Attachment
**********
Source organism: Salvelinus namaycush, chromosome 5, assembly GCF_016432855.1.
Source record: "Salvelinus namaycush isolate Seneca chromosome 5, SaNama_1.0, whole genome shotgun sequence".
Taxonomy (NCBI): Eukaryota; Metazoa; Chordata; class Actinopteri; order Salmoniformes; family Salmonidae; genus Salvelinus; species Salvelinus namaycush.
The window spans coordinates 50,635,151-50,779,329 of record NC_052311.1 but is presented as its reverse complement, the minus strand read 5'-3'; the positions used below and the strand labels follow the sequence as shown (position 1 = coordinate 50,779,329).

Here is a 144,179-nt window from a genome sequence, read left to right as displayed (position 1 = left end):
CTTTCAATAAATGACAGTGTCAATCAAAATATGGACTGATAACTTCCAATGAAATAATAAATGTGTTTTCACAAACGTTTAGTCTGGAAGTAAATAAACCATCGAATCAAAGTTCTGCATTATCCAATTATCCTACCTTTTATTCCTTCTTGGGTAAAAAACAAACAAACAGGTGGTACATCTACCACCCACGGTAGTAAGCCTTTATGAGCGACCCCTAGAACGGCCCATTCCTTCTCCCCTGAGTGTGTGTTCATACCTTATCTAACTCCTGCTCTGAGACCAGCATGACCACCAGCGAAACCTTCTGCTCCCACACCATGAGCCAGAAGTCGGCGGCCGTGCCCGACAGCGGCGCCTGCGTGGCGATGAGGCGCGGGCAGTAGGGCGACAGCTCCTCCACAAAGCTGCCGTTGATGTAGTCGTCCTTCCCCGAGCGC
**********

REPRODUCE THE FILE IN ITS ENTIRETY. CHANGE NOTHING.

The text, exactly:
Source organism: Salvelinus namaycush, chromosome 5, assembly GCF_016432855.1.
Source record: "Salvelinus namaycush isolate Seneca chromosome 5, SaNama_1.0, whole genome shotgun sequence".
Taxonomy (NCBI): Eukaryota; Metazoa; Chordata; class Actinopteri; order Salmoniformes; family Salmonidae; genus Salvelinus; species Salvelinus namaycush.
The window spans coordinates 50,635,151-50,779,329 of record NC_052311.1 but is presented as its reverse complement, the minus strand read 5'-3'; the positions used below and the strand labels follow the sequence as shown (position 1 = coordinate 50,779,329).

Here is a 144,179-nt window from a genome sequence, read left to right as displayed (position 1 = left end):
CTTTCAATAAATGACAGTGTCAATCAAAATATGGACTGATAACTTCCAATGAAATAATAAATGTGTTTTCACAAACGTTTAGTCTGGAAGTAAATAAACCATCGAATCAAAGTTCTGCATTATCCAATTATCCTACCTTTTATTCCTTCTTGGGTAAAAAACAAACAAACAGGTGGTACATCTACCACCCACGGTAGTAAGCCTTTATGAGCGACCCCTAGAACGGCCCATTCCTTCTCCCCTGAGTGTGTGTTCATACCTTATCTAACTCCTGCTCTGAGACCAGCATGACCACCAGCGAAACCTTCTGCTCCCACACCATGAGCCAGAAGTCGGCGGCCGTGCCCGACAGCGGCGCCTGCGTGGCGATGAGGCGCGGGCAGTAGGGCGACAGCTCCTCCACAAAGCTGCCGTTGATGTAGTCGTCCTTCCCCGAGCGC